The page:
Job security and employment gains can do wonders for bolstering the housing market.
That’s a key refrain of economist Joey Von Nessen’s latest housing update. He says there’s one very good reason home sales are escalating. After suffering through the national recession, buyers have a positive outlook.
“I’m not worried about losing my job,” says Von Nessen, Columbia-based economist with the University of South Carolina and RESH Marketing. “That’s a tremendous sign of consumer confidence.”
He presented his findings on the national, state and Charleston area economy and housing market Aug. 7 at “Recovering and Rebuilding: the 2013 Midyear Market Update” sponsored by the Charleston Trident Association of Realtors. As many as 200 agents and real estate observers attended the event at the Charleston Marriott.
While presenting an upbeat forecast, Von Nessen cautioned not to become “too optimistic, too cocky,” noting that the state’s economic engine has dragged in recent months largely due to a manufacturing slowdown.
Von Nessen says the halting economy is not unexpected. The impact stems in part from federal payroll deduction changes and government sequestration cutbacks.
That’s shown up in the Charleston area economy, which, has posted more sluggish employment gains than most of the state as of late. At the same time, “You can see productivity in Charleston, the highest of anywhere in the state, the highest since 2001.” Charleston and Spartanburg were the only metro centers to witness personal income growth, Von Nessen adds.
Focusing on the Charleston housing market, the economist cited a 49.6 percent free-fall in home starts in 2008, then a 30 percent jump by 2010 as a result of the federal first-time homebuyer tax credit. By 2011, when the credit expired, home starts gained a nascent 0.1 percent.
“We essentially borrowed from 2011 in 2010,” says Von Nessen, who noted that he and his wife took advantage of the buoyant market blip in 2009 to buy a house.
Since 2011, home starts have rebounded by 32.8 percent.
“This time, it’s market driven,” Von Nessen says. He expects the increases “to be sustainable long term.”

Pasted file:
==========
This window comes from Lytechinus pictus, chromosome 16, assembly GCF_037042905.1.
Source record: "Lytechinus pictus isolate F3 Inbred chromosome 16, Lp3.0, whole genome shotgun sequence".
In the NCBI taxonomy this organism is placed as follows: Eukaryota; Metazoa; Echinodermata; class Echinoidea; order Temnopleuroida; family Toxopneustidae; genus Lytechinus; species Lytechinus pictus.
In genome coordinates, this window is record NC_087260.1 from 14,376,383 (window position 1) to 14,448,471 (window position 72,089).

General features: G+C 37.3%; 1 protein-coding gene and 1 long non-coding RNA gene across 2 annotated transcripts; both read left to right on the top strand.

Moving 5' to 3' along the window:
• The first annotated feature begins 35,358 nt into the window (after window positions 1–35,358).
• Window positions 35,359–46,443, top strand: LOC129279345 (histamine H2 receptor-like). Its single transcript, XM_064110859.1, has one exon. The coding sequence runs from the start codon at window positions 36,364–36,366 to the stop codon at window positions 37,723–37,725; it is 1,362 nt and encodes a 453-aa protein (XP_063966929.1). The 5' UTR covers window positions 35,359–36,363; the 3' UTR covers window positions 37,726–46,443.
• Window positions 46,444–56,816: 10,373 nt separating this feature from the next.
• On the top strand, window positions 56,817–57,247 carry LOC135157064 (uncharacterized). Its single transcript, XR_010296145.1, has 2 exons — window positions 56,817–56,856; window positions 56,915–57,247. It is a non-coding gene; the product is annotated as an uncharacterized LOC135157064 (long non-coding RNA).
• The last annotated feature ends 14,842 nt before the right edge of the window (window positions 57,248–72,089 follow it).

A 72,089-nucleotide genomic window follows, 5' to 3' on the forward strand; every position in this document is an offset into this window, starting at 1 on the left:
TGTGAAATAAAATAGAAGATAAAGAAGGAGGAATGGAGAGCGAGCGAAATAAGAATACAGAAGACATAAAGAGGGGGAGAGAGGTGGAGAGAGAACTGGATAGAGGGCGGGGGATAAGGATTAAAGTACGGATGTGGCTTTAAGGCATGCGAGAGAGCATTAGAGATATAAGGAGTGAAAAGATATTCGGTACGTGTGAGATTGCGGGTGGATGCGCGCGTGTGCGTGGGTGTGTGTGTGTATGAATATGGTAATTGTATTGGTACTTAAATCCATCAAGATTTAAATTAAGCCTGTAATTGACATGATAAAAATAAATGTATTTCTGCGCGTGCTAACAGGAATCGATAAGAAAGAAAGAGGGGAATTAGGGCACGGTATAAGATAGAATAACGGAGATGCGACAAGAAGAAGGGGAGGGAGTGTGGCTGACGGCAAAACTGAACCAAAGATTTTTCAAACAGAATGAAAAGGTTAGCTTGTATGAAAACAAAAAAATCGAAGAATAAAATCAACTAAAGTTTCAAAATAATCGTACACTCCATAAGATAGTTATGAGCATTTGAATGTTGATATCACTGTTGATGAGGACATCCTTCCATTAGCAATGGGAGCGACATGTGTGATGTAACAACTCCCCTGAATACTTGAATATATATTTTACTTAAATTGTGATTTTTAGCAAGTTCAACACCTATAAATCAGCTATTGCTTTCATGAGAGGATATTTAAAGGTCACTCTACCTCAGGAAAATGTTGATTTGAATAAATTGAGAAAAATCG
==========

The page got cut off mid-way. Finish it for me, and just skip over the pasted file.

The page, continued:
The economist says, “We’re looking for a new ‘steady state,’” where the housing market rises steadily but doesn’t overheat.
“The 1990s were relatively healthy with slow, steady growth,” says Von Nessen, who’s more convinced that the housing outlook going forward will mirror the 20th century’s last decade.
“Things are really beginning to get better,” not a temporary blip, he says.
Another encouraging sign: the number of builders reporting a least one sale in the Charleston market skidded from 140 five years ago to 60 in the first quarter of 2013, but Von Nessen sees the drop-off hitting bottom. “We are not eroding builders anymore. I suspect we see this number tick up again.”
Home sales in the Charleston market are climbing. “Resales are really dominating right now,” he says. Similarly, home prices are showing steady gains. “We’ve seen growth in four of the last five quarters in home price appreciation.”
Analyzing Multiple Listing Service home sales figures, Von Nessen says the numbers point to a steadying market. After a 15.9 percent drop in 2011, prices increased 25.3 percent in 2012 and 25.8 percent this year.
“We are reestablishing consistent levels of growth. That’s what we really want,” he says.
Still, Von Nessen issued a final word of caution. “We don’t want to get too excited. If employment growth is effectively cut in half, expect the growth in the level of sales to slow down with it,” he says. “This needs to be in the back of anybody’s mind.”
Reach Jim Parker at 937-5542 or email@example.com.